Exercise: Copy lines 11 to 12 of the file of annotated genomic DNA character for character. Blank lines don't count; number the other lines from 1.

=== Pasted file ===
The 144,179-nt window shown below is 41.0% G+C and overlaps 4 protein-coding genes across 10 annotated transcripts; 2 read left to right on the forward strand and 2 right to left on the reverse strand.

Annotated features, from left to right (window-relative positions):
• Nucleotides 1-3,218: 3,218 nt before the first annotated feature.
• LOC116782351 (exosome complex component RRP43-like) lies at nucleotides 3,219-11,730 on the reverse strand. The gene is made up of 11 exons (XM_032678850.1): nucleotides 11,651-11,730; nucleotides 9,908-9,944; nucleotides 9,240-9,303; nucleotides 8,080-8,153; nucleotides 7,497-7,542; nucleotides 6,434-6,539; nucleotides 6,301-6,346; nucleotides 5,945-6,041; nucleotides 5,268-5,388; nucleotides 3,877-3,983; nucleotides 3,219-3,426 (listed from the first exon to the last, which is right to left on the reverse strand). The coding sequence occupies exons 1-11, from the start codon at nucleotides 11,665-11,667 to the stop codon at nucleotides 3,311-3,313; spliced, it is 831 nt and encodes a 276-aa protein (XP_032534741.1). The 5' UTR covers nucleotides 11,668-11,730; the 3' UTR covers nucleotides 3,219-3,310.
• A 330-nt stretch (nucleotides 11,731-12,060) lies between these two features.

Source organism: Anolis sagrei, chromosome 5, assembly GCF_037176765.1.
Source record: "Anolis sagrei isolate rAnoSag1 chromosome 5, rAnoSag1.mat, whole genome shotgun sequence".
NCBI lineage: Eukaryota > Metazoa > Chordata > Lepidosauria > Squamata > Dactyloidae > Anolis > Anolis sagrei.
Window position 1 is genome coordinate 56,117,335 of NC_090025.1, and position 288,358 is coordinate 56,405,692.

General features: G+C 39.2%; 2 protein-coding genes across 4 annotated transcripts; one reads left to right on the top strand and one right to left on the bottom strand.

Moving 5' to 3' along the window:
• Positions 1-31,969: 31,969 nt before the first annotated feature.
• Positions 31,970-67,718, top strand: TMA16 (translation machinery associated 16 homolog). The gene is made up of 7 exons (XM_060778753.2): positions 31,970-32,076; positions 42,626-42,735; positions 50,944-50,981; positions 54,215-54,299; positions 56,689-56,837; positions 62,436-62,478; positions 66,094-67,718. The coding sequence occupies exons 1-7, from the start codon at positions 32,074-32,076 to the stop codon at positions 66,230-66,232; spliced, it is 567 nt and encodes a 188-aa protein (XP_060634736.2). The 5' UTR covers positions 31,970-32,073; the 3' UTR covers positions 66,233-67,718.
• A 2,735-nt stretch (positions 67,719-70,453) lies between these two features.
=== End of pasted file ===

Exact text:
Moving 5' to 3' along the window:
• Positions 1-31,969: 31,969 nt before the first annotated feature.